The 1950s were not everything film makes them out to be. There were grave mental health problems then and we utilized barbaric solutions to deal with the problem of mental health. The brain is creating too much noise and so the problem parts should be removed. We are so used to maintaining idealistic standards – a coming of age story in the 50s would look one way – that anything else would come as a shock. Alverson only colors outside the lines. With The Mountain, he wants to tell a difficult story. It does not give in to any trope, that is not an artistic one, for the sake of satisfying the viewer. In fact, The Mountain feels like being bludgeoned with art. It’s a challenge about grief and lobotomy. It dares the unaware critic to say, this film lobotomizes the audience, dares us to be bored, but we really should not be, when someone is making some really interesting art.
This is particularly on-brand for director Rick Alverson who made Entertainment (2015), which is anything but entertainment, and the startlingly irreverent anti-comedy The Comedy (2012). He creates beautiful little slices of disconnected humanity that do not need us to understand what they mean. The Mountain, at least, features a Mountain, which the film does not get to, but it leaves us at the foothills, hopefully ascending toward meaning and purpose.
The best films have something to say about what you bring to them. All of Alverson’s work exists in this territory. They are meditations of self, the nature of the creator and audience, whether we glean any useful or abundant information is really secondary to having had the interaction at all. They are anti-commercial tests of the unknown. That most frightening kind of art for the general population, threatening not just absence of meaning, but that we might watch these moving images for a couple hours, and not have a way of organizing our thoughts about them. They certainly will not be handed out to us.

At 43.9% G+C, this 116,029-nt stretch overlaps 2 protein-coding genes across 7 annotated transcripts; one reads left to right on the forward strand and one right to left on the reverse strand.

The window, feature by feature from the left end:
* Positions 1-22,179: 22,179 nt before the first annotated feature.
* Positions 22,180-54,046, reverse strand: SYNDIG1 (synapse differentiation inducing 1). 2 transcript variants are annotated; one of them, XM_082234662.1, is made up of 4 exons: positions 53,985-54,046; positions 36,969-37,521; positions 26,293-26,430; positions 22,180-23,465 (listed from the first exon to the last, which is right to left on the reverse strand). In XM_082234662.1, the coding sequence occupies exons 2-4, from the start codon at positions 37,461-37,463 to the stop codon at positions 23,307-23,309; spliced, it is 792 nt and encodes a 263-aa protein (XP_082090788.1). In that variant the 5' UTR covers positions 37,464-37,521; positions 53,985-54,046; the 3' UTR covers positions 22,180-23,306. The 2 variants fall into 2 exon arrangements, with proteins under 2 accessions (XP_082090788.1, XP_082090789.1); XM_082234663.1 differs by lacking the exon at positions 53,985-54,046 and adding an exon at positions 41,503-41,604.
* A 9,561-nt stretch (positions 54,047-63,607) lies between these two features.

That it’s strikingly beautiful is a saving grace. You can watch it for aesthetic’s sake. It would be a very good movie taken that way. The lighting is sickly gray, framing Tye Sheridan as a ghastly apparition, a husk of a human really carved out by life. His parents have died and he’s left in bored stewardship of an ice rink, a Zamboni driver without any ice left to smooth over. He’s taken under the wing of a doctor who popularized the lobotomy, played to tone by Jeff Goldblum. The boy will take some pictures of the evacuated heads, showing how they are post-lobotomy. Dreadfully heavy stuff.
And The Mountain does not loosen its grasp. It has an act structure, sure, but loosely follows the usual rules of having one. There are movements in so much as character growth does happen. Sheridan shows excellent restraint, doing the most by simply not acting, or underacting when he is needed. Goldblum follows his lead, also restrained from his usual work, but still privy to flirtations. He has some women around and maybe Tye’s character should find one too. A spiritual healer played by the legendary Denis Lavant requests an operation for his daughter played by Hannah Gross. It is as close as The Mountain gets to being a love story.
The third act takes a turn when they arrive at the mountain and seek the spiritual healer. Lavant spends the third act giving a sermon on the nature of art and its relationship with the audience. He alternates French and English, spewing profundity that really sends The Mountain careening in an unexpected direction. It becomes, at this pivotal moment, a theater piece. A stage play transcending easy categorization or simple boxes. That is not to say that the lead-up to this moment is any kind of trick, but once we reach the summit we encounter a radically different movie that exhumes full-bodied energy its pallid first two acts couldn’t hold.